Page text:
Friday, April 25, 2014
Review: Royal Airs by Sharon Shinn
Title: Royal Airs (Elemental Blessings, #2)
Author: Sharon Shinn
Rating: 3 Stars
Note: This reviews contains NO SPOILERS for Troubled Waters, the first book in this series, though you can read my review for that HERE if you'd like.
Fa la la la la, la disappointment!
Frankly speaking, I didn't expect Royal Airs to be particularly memorable after Troubled Waters. I mean, how could I? It wouldn't have been fair of me to hold this sequel to the same standards I held its predecessor, not after absolutely loving the first novel in this series intensely.
It isn't that Shinn's Royal Airs is necessarily a bad book, but it just isn't a good one either. It picks up five years after Troubled Waters from the perspective of Josetta, Zoe's half-sister, who runs a shelter for the homeless in the slums of Welce. Once a princess, now merely an idol for the crown, Josetta has discovered her purpose outside of the palace. Corene, Zoe's step-daughter, however, hasn't been as lucky. Especially not with the influence of her scheming mother and former queen, Alys, hanging above her head. In an effort to escape Alys's latest husband, Corene runs to find Josetta in the slums of Welce, only to run into a gambler: Rafe. Not surprisingly, after becoming involved with Princess Corene and then Princess Josetta, Rafe unknowingly ties himself to the royal family. Before long, Rafe and Josetta have struck a tender friendship, the future of the crown is put to the test, and foreign dignitaries are arriving in Welce: again.
From the beginning itself, Rafe is singled out as unique; an individual who possesses no blessings. In Welce, the custom of having blessings chosen for you is regarded as an important ritual, but only ghost blessings are ever chosen for Rafe. Royal Airs is told in alternating perspectives from both Rafe and Josetta, but despite this intrusion into Rafe's mind, I found that his character quickly lost his original charm. When we first meet Rafe, he is an enigma. After all, who doesn't receive blessings? Instead of this seguing into an intriguing study of Rafe's unique personality, this tid-bit is merely used as a leveraging point to emphasize just how special Rafe is - a quality which winds up becoming conveniently important as the novel wears on. Without these interesting tags to pin upon him, though, Rafe is nothing special, as far as love interests go.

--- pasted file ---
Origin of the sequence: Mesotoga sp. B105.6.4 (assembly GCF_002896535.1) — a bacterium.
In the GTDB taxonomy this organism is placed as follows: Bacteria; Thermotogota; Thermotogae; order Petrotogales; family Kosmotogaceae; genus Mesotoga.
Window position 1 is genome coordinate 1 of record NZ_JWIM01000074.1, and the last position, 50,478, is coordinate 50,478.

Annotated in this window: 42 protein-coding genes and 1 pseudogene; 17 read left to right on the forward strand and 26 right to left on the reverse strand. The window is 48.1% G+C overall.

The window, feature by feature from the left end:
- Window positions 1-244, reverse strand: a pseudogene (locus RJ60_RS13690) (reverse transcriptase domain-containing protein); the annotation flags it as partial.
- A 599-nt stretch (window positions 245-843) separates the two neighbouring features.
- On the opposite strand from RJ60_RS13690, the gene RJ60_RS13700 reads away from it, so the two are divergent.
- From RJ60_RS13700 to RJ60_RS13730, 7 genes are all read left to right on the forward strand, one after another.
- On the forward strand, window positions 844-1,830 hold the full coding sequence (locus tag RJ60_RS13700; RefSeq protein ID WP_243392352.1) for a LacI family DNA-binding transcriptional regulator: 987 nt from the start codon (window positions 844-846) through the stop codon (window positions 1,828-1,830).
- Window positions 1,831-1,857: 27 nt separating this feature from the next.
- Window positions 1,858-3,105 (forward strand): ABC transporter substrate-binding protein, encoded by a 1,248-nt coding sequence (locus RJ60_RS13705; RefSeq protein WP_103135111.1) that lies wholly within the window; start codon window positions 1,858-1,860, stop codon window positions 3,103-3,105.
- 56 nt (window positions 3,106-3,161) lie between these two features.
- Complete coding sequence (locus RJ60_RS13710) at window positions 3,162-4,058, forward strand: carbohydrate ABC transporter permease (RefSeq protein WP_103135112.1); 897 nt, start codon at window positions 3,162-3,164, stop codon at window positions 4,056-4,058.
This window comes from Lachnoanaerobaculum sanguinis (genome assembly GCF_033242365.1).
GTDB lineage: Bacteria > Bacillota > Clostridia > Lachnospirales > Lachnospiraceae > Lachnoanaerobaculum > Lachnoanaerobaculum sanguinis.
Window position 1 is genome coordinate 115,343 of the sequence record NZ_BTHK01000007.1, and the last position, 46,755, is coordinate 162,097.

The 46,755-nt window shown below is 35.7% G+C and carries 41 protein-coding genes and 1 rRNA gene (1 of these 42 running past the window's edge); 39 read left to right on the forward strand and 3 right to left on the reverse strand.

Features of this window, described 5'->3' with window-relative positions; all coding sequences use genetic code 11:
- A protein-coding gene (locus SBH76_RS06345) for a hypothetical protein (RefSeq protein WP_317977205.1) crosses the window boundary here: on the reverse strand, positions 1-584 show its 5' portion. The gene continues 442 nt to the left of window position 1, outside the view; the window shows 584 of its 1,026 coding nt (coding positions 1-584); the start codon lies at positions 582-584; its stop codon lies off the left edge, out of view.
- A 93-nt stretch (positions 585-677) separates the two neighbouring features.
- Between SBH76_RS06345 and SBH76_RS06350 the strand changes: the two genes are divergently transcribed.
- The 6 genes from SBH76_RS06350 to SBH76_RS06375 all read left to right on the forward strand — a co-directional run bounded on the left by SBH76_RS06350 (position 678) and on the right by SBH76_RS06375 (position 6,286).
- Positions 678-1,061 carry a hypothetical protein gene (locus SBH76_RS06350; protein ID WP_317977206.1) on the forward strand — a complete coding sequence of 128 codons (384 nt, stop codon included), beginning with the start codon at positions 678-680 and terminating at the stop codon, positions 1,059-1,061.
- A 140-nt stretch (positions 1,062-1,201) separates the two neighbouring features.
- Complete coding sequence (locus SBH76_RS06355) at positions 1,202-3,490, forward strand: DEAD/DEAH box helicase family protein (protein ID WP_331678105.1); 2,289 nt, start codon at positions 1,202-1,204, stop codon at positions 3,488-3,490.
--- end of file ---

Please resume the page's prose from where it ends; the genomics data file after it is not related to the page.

Josetta, too, doesn't fare much better. I enjoyed her narration, certainly, not to mention the close bonds she shares with Corene, Zoe, and Darien, but aspects of her voice fell flat. For one, I find it difficult to fully fathom that a Crown Princess could live and run a shelter in the slums with such ease. Even beyond the credibility of her back story, however, Josetta lacks the uncertainty and confusion that characterized Zoe during the beginning of Troubled Waters. With Royal Airs neither Josetta nor Rafe undergo any monumental amount of change or growth, which I found to be disappointing. If anything, their interactions are blessedly tame; complacent and dull. Where Zoe and Darien lit the page with their strong personalities, Josetta and Rafe undergo an extremely normal courtship. Admittedly, I enjoyed their slowly developing friendship, but it lacked the spark - the sizzling chemistry, if you will - that was distinct between Zoe and Darien. Royal Airs is, significantly, more romantic than Troubled Waters was and though I did not mind this in the least, I longed for the feeling of a deeper, simmering love than those of a quick, sweet infatuation. Shinn is, as always, a master at writing love stories - which remains true even in this installment - but I found myself distanced from this romance, unimpressed with the balance of character personalities, and ultimately disappointed that Josetta and Rafe lacked both the individual and coupled strength that Zoe and Darien were known for.